Microsoft has released Windows Server 2003 R2, an upgrade to its primary server operating system designed to deliver new capabilities for branch-office management, identity and access management, virtualization, and Web technologies.
R2, based on Windows Server 2003 Service Pack 1, is said to provide faster data replication and advanced compression technologies to help remote offices deal with wide-area network issues.
The software giant also said that, for a limited time, with the purchase of a Windows Server 2003 R2 Enterprise Edition license, customers can license Virtual Server 2005 R2 Enterprise for $99.
That follows Microsoft's announcement in October that R2 Enterprise Edition licenses now enable customers to run up to four virtual instances on a server at no additional cost.
Windows Server 2003 R2 also provides additional storage-management tools to help customers monitor and control disk-space use through directory quotas, identifying selected file types on servers, and provisioning Internet Small Computer System Interface (iSCSI) or Fibre Channel storage-area networks.
In addition to releasing a new version of Windows Server 2003, Microsoft also released Windows Storage Server 2003 R2, a file and print server that has several new features, including single-instance storage, full-text search, and built-in document collaboration with Windows SharePoint Services.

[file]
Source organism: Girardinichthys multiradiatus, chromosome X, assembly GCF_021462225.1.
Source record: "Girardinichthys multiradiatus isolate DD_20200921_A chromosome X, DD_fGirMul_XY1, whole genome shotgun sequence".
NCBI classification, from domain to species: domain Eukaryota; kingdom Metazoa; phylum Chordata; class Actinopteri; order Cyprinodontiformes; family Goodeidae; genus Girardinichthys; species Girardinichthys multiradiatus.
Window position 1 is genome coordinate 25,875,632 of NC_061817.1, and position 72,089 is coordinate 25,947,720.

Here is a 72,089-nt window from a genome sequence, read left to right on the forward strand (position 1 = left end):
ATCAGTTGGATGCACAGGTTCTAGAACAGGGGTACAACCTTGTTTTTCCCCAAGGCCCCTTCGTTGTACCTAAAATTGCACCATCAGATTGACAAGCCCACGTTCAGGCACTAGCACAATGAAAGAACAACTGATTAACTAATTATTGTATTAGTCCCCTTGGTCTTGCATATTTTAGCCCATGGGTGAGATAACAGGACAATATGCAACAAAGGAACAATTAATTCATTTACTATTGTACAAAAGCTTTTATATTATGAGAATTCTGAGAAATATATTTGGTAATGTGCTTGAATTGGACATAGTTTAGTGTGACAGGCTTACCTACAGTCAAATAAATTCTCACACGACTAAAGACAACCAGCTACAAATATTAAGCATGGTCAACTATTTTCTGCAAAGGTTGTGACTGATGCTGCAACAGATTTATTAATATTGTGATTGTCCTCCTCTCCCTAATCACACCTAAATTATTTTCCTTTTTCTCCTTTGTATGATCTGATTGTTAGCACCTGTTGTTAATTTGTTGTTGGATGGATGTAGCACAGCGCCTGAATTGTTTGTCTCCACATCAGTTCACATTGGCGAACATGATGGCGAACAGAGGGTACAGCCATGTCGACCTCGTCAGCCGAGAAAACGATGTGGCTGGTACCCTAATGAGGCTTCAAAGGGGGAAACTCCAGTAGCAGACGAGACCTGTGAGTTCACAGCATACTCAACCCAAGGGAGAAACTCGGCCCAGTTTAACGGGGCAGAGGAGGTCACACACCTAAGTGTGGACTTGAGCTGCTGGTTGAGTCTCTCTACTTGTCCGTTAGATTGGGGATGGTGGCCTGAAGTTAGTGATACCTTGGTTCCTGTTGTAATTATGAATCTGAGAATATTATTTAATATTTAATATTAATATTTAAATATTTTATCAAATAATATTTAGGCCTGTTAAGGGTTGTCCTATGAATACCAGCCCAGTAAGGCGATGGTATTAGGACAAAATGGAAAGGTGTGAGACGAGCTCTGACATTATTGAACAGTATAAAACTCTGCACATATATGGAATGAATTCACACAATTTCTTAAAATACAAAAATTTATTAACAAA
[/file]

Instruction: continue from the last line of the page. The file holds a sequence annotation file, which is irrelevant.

Management Is Key
The enhancements in Windows Server 2003 R2 demonstrate that Microsoft understands the importance of systems management and total cost of ownership for enterprise customers, said IDC analyst Stephen Elliot.
"They have also put a stake in the ground on pricing, but they still need to bring all of the pieces of the infrastructure together because they are now being offered piecemeal," Elliot said.
And while R2 is an improvement over Windows Server 2003 Service Pack 1, it is still just an incremental upgrade leading up to the 2007 launch of Longhorn, said IDC analyst Al Gillen.
"Demand for this will depend on the need for the new management and data-replication capabilities among business customers," he said. "Some that are not in the software assurance program may hold off given the effort and costs associated with installing a new server operating environment."